Many Web developers and SEO experts are interested in schema.org markup because they want to trigger Google Rich Snippets, i.e. the augmentation of search results by stars for ratings, price and inventory level information and more. This is a valid interest, and while we still lack quantitative evidence, it is pretty obvious that additional information (like the price of a product), in particular positive signals (five-star ratings or availability on stock) can increase the likelihood of a click.
Note that this will have multiple effects for search engine performance of a site:
First of all, it will lead to more traffic to your site, if people are more likely to click on on a result with Rich Snippet features than on others. This could either strengthen the appeal of the already prominent results on rank 1 – 3, or as well bring back into the game the otherwise unfortunate lower ranks in the results. For instance, if a result on rank 7 is the only one with Rich Snippet features, that one could become more attractive for search engine users than a result on that rank without any special appearance.
Second, Rich Snippets could reenforce the already good reputation of high-ranked sites. If Rich Snippets make visitors find faster what they need and direct them to the best match, all signals that measure user satisfaction with Google’s ranking will send positive feedback to the ranking ecosystem.
Third, Rich Snippets can send more qualified traffic to your site, because search engine users make a more informed decision on whether to visit your site.
So far, things are simple and positive. If you add schema.org markup properly and if your remaining SEO strategies are white-hat and fair, chances are high that you get Rich Snippets for a substantial subset of your pages.
But what will happen in the future? Well, be prepared that Rich Snippets will turn from something that you “control” to something that will be highly dynamic. Do not take it for granted that, in the future, Google will show Rich Snippets for all of your deep links to all visitors and queries alike, and that Google would activate all Rich Snippet features (e.g. price, inventory level, ratings, reviews, …) in the same manner.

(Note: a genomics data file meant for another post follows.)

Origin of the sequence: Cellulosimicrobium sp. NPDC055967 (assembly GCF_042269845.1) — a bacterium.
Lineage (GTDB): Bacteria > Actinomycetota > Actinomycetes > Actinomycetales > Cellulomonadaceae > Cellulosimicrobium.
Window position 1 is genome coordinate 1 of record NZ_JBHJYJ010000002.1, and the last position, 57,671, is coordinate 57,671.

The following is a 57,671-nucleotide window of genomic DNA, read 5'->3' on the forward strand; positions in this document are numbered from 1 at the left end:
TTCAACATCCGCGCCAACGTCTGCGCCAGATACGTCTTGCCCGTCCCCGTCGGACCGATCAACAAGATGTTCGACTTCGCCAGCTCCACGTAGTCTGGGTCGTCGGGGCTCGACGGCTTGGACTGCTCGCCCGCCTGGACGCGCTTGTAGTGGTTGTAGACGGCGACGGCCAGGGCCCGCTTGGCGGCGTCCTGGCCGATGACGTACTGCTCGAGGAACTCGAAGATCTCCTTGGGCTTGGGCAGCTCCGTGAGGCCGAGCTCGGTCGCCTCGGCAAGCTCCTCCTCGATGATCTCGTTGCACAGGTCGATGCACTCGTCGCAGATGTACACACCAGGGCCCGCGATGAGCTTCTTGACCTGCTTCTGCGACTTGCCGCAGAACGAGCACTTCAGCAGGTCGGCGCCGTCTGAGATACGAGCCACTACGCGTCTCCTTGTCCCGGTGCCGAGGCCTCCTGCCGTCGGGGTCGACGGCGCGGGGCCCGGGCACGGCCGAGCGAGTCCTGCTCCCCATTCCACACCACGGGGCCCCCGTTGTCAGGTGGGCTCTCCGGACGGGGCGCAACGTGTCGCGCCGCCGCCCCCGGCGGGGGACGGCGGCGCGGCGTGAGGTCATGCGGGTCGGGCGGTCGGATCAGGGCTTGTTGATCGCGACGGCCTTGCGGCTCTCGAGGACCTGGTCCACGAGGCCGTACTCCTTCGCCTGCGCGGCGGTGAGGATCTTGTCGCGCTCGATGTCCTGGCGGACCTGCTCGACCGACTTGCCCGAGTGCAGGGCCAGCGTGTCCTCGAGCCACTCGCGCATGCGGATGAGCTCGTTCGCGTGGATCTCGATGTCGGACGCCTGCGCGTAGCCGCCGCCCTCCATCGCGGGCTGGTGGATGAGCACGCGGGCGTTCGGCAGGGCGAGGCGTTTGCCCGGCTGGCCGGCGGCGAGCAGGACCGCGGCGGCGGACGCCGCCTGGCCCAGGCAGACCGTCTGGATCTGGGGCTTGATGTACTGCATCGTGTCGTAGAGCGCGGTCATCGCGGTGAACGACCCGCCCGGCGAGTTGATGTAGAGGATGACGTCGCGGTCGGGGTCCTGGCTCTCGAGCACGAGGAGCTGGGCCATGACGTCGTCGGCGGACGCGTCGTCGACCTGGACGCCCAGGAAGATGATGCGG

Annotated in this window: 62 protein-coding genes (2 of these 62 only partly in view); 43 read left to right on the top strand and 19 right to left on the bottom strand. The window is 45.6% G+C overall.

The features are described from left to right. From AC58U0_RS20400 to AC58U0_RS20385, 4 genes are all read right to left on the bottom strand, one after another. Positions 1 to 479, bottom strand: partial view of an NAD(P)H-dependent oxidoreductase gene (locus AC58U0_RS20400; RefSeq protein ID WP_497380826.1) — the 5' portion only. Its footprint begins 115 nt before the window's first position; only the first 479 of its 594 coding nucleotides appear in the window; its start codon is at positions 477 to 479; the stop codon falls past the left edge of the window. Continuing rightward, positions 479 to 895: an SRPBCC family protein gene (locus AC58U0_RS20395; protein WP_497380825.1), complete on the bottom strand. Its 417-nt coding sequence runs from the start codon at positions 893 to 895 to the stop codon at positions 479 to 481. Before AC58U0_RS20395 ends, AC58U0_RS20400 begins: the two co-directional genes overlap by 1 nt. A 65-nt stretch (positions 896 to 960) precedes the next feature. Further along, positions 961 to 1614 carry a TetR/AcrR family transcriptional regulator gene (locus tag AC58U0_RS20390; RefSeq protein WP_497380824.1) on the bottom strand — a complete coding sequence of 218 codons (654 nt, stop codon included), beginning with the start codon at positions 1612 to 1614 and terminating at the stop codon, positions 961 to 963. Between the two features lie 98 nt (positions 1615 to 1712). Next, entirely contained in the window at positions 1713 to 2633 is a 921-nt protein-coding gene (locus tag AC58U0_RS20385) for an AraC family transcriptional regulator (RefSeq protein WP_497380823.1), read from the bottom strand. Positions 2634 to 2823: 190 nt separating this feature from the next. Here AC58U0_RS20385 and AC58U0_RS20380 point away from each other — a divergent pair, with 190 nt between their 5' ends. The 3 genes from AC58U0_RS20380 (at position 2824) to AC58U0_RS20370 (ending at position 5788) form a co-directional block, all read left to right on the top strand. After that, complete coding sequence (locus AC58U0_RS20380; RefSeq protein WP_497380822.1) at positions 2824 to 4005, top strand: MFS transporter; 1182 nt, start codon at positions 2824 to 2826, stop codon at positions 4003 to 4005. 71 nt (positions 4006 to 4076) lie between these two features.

Instead, I expect that the more structured data we find in Web sites, the more will Google selectively use Rich Snippets and future similar features to highlight small, significant details in search results. Same as with a text-marker, you do not highlight every single word even in the best of books, but only those words or paragraphs that matter the most. There is simply no gain for the user in showing fully-fledged Rich Snippets for ten of ten relevant search results.
So what will Google do? Here is my opinion:
First, they will scientifically monitor the ideal (from a user’s perspective) number of results with Rich Snippets (I guess it will be between three and four of ten items in the results).
Second, they will try to understand which pieces of information will benefit most from highlighting with Rich Snippets. For instance, if only two of ten sites indicate availability of an item, that will be more useful to show in a Rich Snippet as compared to a list of results with all or none showing positive inventory.
Third, I suspect that Google will use Rich Snippets to highlight diversity in the search results. Even as of today, it is a known topic in recommender systems research that the controlled inclusion of variety (e.g. a few less matching items) can improve user satisfaction. A typical example is a query where the search engine is uncertain about the exact meaning of the query (the “query intent”). So we can assume that Google includes a bit of less relevant, slightly off-topic results in a search even as of now, and Rich Snippets could be used to highlight this variety. Take, for example, in a list of products the only one with a price grossly higher than the others (e.g. the only professional camera in a list of amateur cameras). Google could turn on price information just for this one to point you to this more expensive item on rank 7.
I think we should understand that Rich Snippets and structured data markup are just one of many means for improving the human user experience in search, and I bet Google will use Rich Snippets and future visual features very cleverly for improving the interface between human minds and information on the Web.
This does not mean that schema.org or Rich Snippets are overrated. Quite to the contrary, they fundamentally transform how companies communicate with target audiences about their products and services. I just want you to be prepared that an effective online strategy for using structured markup does not end at asking a junior Web developer “to add a few schema.org elements in Microdata syntax.”. The whole infrastructure of digital marketing is changing.